by Dr. Johnson, but for which Boswell had inquired in vain; of Lord Rokeby, the nephew and heir of Mrs. Montague, who placed Johnson's correspondence with her at his disposal; of Mr. Langton, the grandson of Bennet Langton, who, in like manner, opened his family repositories; of Mr. Palmer, grand-nephew of Sir Joshua Reynolds, who contributed, besides various autograph letters and notes of Johnson to his great-aunt, Miss Reynolds, a MS. of seventy pages, written by that lady, and entitled "Recollections of Dr. Johnson; of Mr. Markland, whom he thanks (as the present Editors must again do) for "a great deal of zealous assistance and valuable information," — including a copy of Mrs. Piozzi's Anecdotes, copiously annotated, propriâ manu, by Mr. Malone:" of Mr. J. L. Anderdon, for some of the original letters, memoranda, and note-books used by Boswell when composing the LIFE; of the present MACLEOD, son of the Chief who received Johnson at Dunvegan in 1773, for a curious autobiographical fragment, written by his father; of Sir Walter Scott, for a series of very interesting notes on the " Tour to the Hebrides:" of the venerable Lord Stowell, the friend and executor of Johnson, for dictating some recollections of the Doctor, of which, although the notes, by an unfortunate accident, were lost, the substance had not escaped Mr. Croker's own memory; of Dr. Elrington, the Lord Bishop of Ferns; and, finally, of Mr. D'Israeli,-the Marquess Wellesley, - the Marquess of Lansdowne, Lord Bexley, —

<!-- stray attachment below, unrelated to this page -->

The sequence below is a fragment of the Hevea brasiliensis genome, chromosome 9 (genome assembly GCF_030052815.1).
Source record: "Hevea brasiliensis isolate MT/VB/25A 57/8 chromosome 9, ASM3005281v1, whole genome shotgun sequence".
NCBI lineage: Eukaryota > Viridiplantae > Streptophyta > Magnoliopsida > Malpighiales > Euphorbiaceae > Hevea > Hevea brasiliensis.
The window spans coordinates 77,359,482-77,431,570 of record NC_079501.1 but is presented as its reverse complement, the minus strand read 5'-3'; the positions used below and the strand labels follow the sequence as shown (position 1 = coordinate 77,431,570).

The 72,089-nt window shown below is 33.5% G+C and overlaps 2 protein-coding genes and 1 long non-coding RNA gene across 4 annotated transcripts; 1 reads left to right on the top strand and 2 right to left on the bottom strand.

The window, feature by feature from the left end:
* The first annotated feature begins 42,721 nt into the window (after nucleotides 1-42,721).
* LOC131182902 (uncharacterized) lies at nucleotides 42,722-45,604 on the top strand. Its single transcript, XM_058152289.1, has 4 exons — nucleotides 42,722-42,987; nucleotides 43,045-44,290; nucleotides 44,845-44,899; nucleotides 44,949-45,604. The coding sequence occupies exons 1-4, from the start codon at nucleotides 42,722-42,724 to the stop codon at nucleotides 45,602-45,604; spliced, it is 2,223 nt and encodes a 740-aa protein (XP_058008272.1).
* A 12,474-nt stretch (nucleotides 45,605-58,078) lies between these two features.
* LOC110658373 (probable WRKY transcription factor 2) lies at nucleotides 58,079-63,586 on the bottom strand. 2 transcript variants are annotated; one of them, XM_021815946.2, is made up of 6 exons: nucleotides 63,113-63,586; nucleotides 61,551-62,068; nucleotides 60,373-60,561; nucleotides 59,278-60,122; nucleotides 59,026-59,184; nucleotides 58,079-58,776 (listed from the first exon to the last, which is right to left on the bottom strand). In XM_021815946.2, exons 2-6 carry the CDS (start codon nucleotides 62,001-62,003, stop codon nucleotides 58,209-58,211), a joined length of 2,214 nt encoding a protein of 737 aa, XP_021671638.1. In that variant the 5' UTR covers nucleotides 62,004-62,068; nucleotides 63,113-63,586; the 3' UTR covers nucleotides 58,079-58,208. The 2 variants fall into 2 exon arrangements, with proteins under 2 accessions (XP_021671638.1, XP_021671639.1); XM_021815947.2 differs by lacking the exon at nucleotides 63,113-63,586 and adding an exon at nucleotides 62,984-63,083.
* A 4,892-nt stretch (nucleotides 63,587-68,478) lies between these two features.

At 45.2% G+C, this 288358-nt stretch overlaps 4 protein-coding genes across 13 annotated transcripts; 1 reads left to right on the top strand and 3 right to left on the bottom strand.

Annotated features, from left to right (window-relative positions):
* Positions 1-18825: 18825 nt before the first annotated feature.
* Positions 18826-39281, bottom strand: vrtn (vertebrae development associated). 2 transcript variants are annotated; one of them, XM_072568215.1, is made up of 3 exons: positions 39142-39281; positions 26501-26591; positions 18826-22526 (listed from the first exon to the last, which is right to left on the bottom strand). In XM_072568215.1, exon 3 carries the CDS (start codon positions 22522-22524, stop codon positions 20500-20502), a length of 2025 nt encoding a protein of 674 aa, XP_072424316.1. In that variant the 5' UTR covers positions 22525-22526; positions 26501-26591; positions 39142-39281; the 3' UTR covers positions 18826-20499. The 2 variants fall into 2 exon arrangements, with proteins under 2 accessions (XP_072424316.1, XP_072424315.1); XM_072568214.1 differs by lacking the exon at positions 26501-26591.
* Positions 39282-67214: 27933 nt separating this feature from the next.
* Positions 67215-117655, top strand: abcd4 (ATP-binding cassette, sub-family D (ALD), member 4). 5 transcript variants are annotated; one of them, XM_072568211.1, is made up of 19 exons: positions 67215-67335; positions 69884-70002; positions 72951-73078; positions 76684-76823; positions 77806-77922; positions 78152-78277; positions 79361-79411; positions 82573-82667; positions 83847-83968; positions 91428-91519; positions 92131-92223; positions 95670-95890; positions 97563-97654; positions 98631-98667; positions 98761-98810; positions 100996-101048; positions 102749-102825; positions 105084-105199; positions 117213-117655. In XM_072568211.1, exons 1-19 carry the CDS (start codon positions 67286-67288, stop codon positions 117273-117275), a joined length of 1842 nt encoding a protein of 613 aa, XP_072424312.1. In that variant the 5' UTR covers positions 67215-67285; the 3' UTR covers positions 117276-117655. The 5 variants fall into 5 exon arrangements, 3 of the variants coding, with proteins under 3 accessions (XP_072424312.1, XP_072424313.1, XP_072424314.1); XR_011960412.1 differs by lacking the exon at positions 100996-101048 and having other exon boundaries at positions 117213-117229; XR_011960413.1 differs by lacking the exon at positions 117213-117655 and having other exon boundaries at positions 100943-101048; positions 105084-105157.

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Lord St. Helens, the late Earl Spenser; and

various other distinguished persons.

From the Preface to Mr. Croker's edition we shall now extract those passages of a more general interest, which ought to be in the hands of all those who are to profit by that gentleman's ingenuity and research:

"It were superfluous to expatiate on the merits, at least as a source of amusement, of Boswell's LIFE OF JOHNSON. Whatever doubts may have existed as to the prudence or the propriety of the original publication - however naturally private confidence was alarmed, or individual vanity offended, the voices of criticism and complaint were soon drowned in the general applause. And no wonder : the work combines within itself the four most entertaining classes of writing-biography, memoirs, familiar letters, and that assemblage of literary anecdotes which the French have taught us to distinguish by the termination Ana.

"Having no domestic ties or duties, the latter portion of Dr. Johnson's life was, as Mrs. Piozzi observes, nothing but conversation, and that conversation was watched and recorded from night to night and from hour to hour with zealous attention and unceasing diligence. No man, the most staid or the most guarded, is always the same in health, in spirits, in opinions. Human life is a series of inconsistencies; and when Johnson's early misfortunes, his protracted poverty, his strong passions, his violent prejudices, and, above all, his mental infirmities are considered, it is only wonderful that a portrait so laboriously minute and so painfully faithful does not exhibit more of blemish, incongruity, and error.